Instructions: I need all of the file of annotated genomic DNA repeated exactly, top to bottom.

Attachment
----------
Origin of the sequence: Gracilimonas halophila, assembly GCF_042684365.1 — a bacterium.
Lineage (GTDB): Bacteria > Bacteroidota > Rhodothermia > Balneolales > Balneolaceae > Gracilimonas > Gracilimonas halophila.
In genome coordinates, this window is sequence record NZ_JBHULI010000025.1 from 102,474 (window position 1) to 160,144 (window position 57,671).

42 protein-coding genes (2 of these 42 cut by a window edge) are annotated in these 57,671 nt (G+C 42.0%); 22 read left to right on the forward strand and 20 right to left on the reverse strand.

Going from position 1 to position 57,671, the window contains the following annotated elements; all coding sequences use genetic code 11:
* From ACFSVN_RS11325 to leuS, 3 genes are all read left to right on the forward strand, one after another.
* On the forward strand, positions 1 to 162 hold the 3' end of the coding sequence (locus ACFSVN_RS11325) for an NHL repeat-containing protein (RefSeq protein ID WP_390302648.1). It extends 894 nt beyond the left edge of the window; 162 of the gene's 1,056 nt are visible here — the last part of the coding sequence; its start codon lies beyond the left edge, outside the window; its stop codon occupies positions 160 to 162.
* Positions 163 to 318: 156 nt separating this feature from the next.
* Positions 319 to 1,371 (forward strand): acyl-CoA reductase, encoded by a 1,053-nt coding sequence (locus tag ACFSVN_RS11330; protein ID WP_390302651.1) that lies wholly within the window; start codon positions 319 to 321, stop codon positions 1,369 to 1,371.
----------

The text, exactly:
Origin of the sequence: Gracilimonas halophila, assembly GCF_042684365.1 — a bacterium.
Lineage (GTDB): Bacteria > Bacteroidota > Rhodothermia > Balneolales > Balneolaceae > Gracilimonas > Gracilimonas halophila.
In genome coordinates, this window is sequence record NZ_JBHULI010000025.1 from 102,474 (window position 1) to 160,144 (window position 57,671).

42 protein-coding genes (2 of these 42 cut by a window edge) are annotated in these 57,671 nt (G+C 42.0%); 22 read left to right on the forward strand and 20 right to left on the reverse strand.

Going from position 1 to position 57,671, the window contains the following annotated elements; all coding sequences use genetic code 11:
* From ACFSVN_RS11325 to leuS, 3 genes are all read left to right on the forward strand, one after another.
* On the forward strand, positions 1 to 162 hold the 3' end of the coding sequence (locus ACFSVN_RS11325) for an NHL repeat-containing protein (RefSeq protein ID WP_390302648.1). It extends 894 nt beyond the left edge of the window; 162 of the gene's 1,056 nt are visible here — the last part of the coding sequence; its start codon lies beyond the left edge, outside the window; its stop codon occupies positions 160 to 162.
* Positions 163 to 318: 156 nt separating this feature from the next.
* Positions 319 to 1,371 (forward strand): acyl-CoA reductase, encoded by a 1,053-nt coding sequence (locus tag ACFSVN_RS11330; protein ID WP_390302651.1) that lies wholly within the window; start codon positions 319 to 321, stop codon positions 1,369 to 1,371.